For every bad album we get sent to the station, we get a whole bunch of good records that are more than worth the attention from your ears. It’s all about the rock n roll this week, ranging from power pop, to obtuse slacker rock, to two counts of dark, brooding rock and the return of a 90s rock legend. Here’s what made our music staff dig into the earth and create a new society with a religion based upon music.
- Mikal Cronin – MCIII
A best bud of garage savant Ty Segall, Cronin is definitely included in the camp of stellar songwriters who know how to band out a killer rock n roll song. In this case, however, it’s satisfying power pop instead of blazed out garage rippers. MCIII is Cronin’s second album for Merge Records and it seems as though he’s grown into his role as a Merge Records band, which is to create a sound that will appeal to the veterans of the label as well as the hip, young kids. This record accomplishes that with ease, supplying listeners with essential summer jammers like “Say” and “Gold,” along with some more intimate tunes like “Alone” and Different.” While I don’t think this record is as good as its predecessor, it’s still an seminal record for the summer of 2015.
- Speedy Ortiz – Foil Deer
Northampton, MA slacker rockers Speedy Ortiz are a team favorite over in these parts; playing in CT on almost every tour they take part in. Personally, I’ve seen them four times, three of which have been at the same venue in CT, so there we go. Nutmeggers must like them for their angular riffs, their snide cadence and overall catchy, yet obtuse songwriting. I bet those are the reasons that a lot of people like them, but I’m going to speak for all CT residents for this one.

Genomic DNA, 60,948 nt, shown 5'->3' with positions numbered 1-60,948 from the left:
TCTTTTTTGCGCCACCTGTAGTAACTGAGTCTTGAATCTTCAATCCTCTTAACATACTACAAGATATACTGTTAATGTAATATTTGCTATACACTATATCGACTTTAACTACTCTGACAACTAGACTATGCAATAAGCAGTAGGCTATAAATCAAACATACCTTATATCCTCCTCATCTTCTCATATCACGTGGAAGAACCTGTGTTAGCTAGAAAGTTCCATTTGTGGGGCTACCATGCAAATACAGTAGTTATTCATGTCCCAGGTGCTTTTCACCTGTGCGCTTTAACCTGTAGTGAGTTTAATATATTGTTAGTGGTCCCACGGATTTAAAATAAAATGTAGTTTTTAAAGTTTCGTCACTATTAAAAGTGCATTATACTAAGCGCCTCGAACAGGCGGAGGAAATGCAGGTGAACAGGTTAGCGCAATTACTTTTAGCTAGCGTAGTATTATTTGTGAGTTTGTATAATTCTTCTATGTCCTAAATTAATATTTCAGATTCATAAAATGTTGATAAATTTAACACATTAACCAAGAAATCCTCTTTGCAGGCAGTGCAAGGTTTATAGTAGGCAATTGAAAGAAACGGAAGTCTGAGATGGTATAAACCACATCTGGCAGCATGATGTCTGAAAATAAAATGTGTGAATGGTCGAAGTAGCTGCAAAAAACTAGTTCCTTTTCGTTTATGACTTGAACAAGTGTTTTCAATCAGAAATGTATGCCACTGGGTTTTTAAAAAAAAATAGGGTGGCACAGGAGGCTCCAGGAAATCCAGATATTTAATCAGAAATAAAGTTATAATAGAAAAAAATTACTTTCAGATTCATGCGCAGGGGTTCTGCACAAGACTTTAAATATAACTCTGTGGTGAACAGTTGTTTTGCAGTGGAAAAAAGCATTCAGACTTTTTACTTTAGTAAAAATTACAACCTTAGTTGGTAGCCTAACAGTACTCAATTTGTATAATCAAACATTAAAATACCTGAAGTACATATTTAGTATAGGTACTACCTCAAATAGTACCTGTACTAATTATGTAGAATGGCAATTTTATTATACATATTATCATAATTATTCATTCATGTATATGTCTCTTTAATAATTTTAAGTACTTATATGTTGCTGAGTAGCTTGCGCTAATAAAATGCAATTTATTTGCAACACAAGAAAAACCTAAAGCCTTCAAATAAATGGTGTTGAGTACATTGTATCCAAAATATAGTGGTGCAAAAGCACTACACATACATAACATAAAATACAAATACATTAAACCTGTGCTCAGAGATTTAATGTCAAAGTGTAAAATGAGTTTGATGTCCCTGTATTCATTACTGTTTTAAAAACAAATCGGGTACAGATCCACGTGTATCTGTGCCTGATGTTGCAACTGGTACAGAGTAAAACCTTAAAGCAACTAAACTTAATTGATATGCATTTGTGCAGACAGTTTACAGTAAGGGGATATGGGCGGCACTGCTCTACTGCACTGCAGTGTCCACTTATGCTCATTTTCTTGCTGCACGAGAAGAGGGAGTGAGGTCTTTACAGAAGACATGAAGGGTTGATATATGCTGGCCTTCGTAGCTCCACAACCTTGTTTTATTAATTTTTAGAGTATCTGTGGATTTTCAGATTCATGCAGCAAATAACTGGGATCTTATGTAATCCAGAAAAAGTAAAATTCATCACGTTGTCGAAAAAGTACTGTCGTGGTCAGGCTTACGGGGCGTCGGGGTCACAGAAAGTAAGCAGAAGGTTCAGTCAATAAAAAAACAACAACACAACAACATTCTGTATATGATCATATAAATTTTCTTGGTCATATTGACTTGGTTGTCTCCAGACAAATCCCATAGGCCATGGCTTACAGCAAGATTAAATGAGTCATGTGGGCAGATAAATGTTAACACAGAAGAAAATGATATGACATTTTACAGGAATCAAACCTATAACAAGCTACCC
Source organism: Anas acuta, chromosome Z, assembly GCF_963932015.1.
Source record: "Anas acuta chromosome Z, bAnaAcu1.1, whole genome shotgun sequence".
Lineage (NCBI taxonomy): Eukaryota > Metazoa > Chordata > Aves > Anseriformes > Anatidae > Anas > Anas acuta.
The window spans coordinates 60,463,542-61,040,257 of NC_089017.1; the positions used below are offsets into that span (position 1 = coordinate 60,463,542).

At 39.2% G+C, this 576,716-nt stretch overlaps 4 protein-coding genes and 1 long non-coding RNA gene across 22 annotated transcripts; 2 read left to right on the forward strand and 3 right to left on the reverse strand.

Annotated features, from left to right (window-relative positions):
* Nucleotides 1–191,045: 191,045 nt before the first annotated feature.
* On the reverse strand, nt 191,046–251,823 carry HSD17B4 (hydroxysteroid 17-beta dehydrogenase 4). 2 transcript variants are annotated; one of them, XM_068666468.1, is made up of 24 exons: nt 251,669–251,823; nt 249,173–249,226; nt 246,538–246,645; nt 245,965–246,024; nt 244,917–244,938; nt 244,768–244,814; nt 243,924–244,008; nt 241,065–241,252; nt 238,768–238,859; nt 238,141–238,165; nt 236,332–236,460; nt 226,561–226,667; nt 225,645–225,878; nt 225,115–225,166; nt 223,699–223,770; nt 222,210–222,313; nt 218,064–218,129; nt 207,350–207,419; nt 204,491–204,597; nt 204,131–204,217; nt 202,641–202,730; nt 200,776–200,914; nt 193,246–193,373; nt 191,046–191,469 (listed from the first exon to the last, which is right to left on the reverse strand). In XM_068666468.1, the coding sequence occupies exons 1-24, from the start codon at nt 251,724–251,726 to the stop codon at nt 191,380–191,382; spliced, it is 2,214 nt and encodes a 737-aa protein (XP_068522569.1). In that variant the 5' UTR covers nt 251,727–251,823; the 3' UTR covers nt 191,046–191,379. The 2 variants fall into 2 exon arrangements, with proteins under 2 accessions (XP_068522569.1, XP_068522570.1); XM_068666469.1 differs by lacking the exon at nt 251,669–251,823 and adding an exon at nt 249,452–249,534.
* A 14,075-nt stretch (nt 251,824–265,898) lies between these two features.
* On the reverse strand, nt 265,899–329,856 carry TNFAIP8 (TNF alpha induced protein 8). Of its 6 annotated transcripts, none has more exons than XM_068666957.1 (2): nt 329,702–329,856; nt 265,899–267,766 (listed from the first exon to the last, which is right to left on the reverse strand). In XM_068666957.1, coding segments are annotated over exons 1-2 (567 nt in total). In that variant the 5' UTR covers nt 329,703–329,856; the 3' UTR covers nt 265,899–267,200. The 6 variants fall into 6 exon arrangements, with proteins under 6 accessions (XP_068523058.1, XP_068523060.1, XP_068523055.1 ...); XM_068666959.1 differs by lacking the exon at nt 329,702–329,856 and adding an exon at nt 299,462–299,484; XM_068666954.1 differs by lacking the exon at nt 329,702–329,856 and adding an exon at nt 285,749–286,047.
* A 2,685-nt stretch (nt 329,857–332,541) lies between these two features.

- Built To Spill – Untethered Moon
Classic 90s rock band Built To Spill are back with a new album after six years of silence and boy howdy does it sound good to have them back. What’s most incredible about this album is that the vocals of Doug Martsch, the lead singer, have not changed since the hey-days of BtS’s career. That one shining relic within the mid-tempo melodic pop rock allows listeners to connect the two realms together to discover that this actually is a great record, one of the best in their catalog, actually, and not one to pass up on like many other records from older, washed up bands.
- Marriages – Salome
Marriages’ latest full-length record is definite Sargent House records faire, but that is definitely not a bad thing. Here we have expansive, dark instrumentals in the slight post punk vein, while also traversing into possible stoner metal veins as well. The crown jewel of this record, however, are the biting vocals of Emma Ruth Rundle, who amazed me last year on her solo record Some Heavy Ocean. This is like a step up from that, complete with full band and moody, buzzing guitars.
- Torres – Sprinter
Torres, AKA Mackenzie Scott, has brought the folk sound from her stellar, self-titled debut and dirtied it up a little bit by bringing it into the darkness, lyrically and instrumentally. Rife with deep, slow electric guitars that painstakingly jab away at the listener at a snail’s pace while Scott’s powerful, syrupy vocals glaze over listeners like a deadly poison. It’s an album that either is drowning or is drowning someone else. Power in darkness, that’s for sure.